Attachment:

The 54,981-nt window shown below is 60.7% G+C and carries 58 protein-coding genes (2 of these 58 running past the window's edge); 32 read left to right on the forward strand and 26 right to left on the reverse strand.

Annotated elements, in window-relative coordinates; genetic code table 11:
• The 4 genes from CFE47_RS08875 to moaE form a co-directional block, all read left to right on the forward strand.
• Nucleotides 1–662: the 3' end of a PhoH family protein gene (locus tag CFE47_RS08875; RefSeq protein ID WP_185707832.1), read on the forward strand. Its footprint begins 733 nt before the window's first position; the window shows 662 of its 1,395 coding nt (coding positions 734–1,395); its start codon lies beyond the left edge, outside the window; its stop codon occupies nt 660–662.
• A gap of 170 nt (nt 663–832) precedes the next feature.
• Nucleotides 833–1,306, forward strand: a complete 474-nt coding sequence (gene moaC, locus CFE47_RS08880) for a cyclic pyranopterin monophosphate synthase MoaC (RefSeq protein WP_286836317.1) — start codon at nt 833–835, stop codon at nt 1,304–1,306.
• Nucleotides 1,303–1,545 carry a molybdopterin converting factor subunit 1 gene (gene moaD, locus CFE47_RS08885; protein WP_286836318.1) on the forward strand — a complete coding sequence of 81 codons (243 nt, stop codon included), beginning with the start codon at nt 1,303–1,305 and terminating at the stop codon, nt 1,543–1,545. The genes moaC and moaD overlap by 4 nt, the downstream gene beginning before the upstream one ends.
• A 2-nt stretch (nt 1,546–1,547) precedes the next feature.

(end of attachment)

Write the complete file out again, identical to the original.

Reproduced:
The 54,981-nt window shown below is 60.7% G+C and carries 58 protein-coding genes (2 of these 58 running past the window's edge); 32 read left to right on the forward strand and 26 right to left on the reverse strand.

Annotated elements, in window-relative coordinates; genetic code table 11:
• The 4 genes from CFE47_RS08875 to moaE form a co-directional block, all read left to right on the forward strand.
• Nucleotides 1–662: the 3' end of a PhoH family protein gene (locus tag CFE47_RS08875; RefSeq protein ID WP_185707832.1), read on the forward strand. Its footprint begins 733 nt before the window's first position; the window shows 662 of its 1,395 coding nt (coding positions 734–1,395); its start codon lies beyond the left edge, outside the window; its stop codon occupies nt 660–662.
• A gap of 170 nt (nt 663–832) precedes the next feature.
• Nucleotides 833–1,306, forward strand: a complete 474-nt coding sequence (gene moaC, locus CFE47_RS08880) for a cyclic pyranopterin monophosphate synthase MoaC (RefSeq protein WP_286836317.1) — start codon at nt 833–835, stop codon at nt 1,304–1,306.
• Nucleotides 1,303–1,545 carry a molybdopterin converting factor subunit 1 gene (gene moaD, locus CFE47_RS08885; protein WP_286836318.1) on the forward strand — a complete coding sequence of 81 codons (243 nt, stop codon included), beginning with the start codon at nt 1,303–1,305 and terminating at the stop codon, nt 1,543–1,545. The genes moaC and moaD overlap by 4 nt, the downstream gene beginning before the upstream one ends.
• A 2-nt stretch (nt 1,546–1,547) precedes the next feature.